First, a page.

What we don’t acknowledge often enough is that parents are assembling learning experiences every day, the same way they assemble lunches.

Some Assembly Required

School started for my two grandsons last week so I’ve been getting pictures documenting how the pieces of this year’s learning adventures are coming together. I got a fuzzy screen shot of the one-page synopsis of Theo’s second grade social studies curriculum – “The Prairie: Past, Present, and Future” – with “this is why I love this school” (the kids attend an amazing PreK-6 private school at the foot of their block) as the accompanying text. Two days later, I got videos of the kids at their first Circus School class where they get to combine tumbling, ropes, and clowning. I’m waiting for photos from the birthday bowling party. 

And while I’m glad that my daughter and son-in-law have the means to assemble excellent educational options for their kids in and out of school (and at home with a huge array of Lego and Kiwi science kits), I worry about the kids two miles away in Ferguson whose lives are being actively disassembled. My daughter sees them in the asthma clinic. She worries too. 

So, I was intrigued when I read the title of a new piece on my favorite topic: Some Assembly Required:  How a More Flexible learning Ecosystem Can Better Serve All and Unlock Innovation We talk about creating, improving, strengthening ecosystems and about unbundling learning components. But what we don’t acknowledge often enough is that parents are assembling learning experiences every day, the same way they assemble lunches. Some assembly required is an accurate statement about parents’ roles in their children’s education.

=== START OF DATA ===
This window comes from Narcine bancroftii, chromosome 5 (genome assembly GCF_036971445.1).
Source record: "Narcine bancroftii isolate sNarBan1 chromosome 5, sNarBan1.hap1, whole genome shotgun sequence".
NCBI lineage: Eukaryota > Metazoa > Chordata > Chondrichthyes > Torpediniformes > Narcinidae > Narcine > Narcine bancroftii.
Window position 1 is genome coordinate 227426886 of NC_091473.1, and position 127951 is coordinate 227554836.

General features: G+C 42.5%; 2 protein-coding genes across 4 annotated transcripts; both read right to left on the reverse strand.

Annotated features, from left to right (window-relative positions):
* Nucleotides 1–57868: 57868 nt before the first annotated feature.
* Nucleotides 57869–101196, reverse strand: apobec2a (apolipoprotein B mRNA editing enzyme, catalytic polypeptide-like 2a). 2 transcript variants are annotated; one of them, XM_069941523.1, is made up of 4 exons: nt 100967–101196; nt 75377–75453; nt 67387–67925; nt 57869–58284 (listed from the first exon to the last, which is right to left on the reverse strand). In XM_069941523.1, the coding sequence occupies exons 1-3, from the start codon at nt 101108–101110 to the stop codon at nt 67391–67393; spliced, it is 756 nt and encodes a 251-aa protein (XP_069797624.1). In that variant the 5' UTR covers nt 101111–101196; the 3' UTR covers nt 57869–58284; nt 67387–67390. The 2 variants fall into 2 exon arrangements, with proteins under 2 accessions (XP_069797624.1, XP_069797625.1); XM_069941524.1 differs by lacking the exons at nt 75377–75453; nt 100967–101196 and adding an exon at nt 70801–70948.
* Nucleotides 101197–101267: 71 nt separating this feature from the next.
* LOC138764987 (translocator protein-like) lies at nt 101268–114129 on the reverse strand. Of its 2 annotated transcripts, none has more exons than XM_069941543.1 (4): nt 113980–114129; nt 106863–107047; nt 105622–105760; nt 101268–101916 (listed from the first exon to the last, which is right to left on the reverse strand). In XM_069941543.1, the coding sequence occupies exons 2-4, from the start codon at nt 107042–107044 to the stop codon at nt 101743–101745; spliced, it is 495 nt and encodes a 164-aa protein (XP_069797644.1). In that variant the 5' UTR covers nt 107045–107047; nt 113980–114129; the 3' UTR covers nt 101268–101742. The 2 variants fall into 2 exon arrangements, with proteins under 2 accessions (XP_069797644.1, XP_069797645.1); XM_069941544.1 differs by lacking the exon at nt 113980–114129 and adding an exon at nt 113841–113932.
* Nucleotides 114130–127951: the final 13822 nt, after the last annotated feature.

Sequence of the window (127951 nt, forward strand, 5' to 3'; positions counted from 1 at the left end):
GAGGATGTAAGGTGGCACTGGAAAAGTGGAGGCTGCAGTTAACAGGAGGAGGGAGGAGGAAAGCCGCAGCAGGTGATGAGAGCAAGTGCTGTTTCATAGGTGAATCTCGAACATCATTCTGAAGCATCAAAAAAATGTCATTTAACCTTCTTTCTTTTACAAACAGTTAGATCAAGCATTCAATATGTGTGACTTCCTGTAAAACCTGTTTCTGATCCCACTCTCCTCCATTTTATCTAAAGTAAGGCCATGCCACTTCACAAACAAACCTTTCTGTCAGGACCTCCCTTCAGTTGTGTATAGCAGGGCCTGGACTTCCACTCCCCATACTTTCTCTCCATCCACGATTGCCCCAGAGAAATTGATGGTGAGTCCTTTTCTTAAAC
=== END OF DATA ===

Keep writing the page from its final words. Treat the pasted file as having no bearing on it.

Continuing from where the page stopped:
Parents, according to Some Assembly Required, now spend more than $200 billion annually on supplemental educational opportunities for their children. That sum is on top of the $750 billion communities, states, and the federal government dedicate to public education. The lion’s share of that $200 billion is spent by affluent parents, creating what Rotherham calls “shadow inequity” in how, where, and when students learn. And the inequity is growing. In the 1970’s the richest quintile spent four times as much as the poorest on enrichment activities. 30-plus years later the ratio was seven to one.  

Some Assembly Required is one of the three grounding papers that accompany a bold announcement in the 74 of Beta by Bellwether. Beta is “a new initiative bringing viewpoint-and background-diverse experts together to tackle big problems and develop blueprints, strategies and tools that can help communities address structural educational problems.”

Parents, according to Some Assembly Required, now spend more than $200 billion annually on supplemental educational opportunities for their children. 

Assembly, an initiative to analyze equitable access to learning opportunities, is Beta’s first down payment towards “a better path forward.” Some Assembly Required describes Assembly’s potential benefits and pitfalls; recount how public schools came to serve so many student needs; and describe the existing landscape and emerging trends of the dangerously inequitable shadow ecosystem fueled by parents who have more tools in their toolboxes. 

Assembly and Beta aren’t the first initiative to chart a course from closed school systems to flexible learning ecosystems. But they may be the most pragmatic. Rotherham, Bellwether’s CEO tethers Assembly’s diverse group of experts to reality by lifting up the voices and analyzing the actions of parents who are consistently calling for bolder, better learning opportunities.  

Rotherham may be presumptuous to introduce Assembly as “a better path forward.”  But so far, I’m intrigued enough to follow it. 

Here is a picture of my two grandsons from a few years ago.

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